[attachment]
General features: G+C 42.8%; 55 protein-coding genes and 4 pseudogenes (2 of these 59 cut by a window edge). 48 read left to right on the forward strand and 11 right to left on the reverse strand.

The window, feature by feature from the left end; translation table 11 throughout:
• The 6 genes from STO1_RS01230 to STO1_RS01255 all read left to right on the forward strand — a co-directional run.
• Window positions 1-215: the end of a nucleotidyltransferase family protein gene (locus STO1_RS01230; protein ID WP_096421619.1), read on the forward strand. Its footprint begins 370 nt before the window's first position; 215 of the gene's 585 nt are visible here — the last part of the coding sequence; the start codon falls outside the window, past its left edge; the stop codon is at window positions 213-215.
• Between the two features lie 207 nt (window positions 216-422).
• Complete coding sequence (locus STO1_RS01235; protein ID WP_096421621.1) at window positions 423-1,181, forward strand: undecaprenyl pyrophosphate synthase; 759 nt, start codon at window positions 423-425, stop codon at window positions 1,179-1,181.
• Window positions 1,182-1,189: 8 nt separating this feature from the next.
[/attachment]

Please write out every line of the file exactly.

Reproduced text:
General features: G+C 42.8%; 55 protein-coding genes and 4 pseudogenes (2 of these 59 cut by a window edge). 48 read left to right on the forward strand and 11 right to left on the reverse strand.

The window, feature by feature from the left end; translation table 11 throughout:
• The 6 genes from STO1_RS01230 to STO1_RS01255 all read left to right on the forward strand — a co-directional run.
• Window positions 1-215: the end of a nucleotidyltransferase family protein gene (locus STO1_RS01230; protein ID WP_096421619.1), read on the forward strand. Its footprint begins 370 nt before the window's first position; 215 of the gene's 585 nt are visible here — the last part of the coding sequence; the start codon falls outside the window, past its left edge; the stop codon is at window positions 213-215.
• Between the two features lie 207 nt (window positions 216-422).
• Complete coding sequence (locus STO1_RS01235; protein ID WP_096421621.1) at window positions 423-1,181, forward strand: undecaprenyl pyrophosphate synthase; 759 nt, start codon at window positions 423-425, stop codon at window positions 1,179-1,181.
• Window positions 1,182-1,189: 8 nt separating this feature from the next.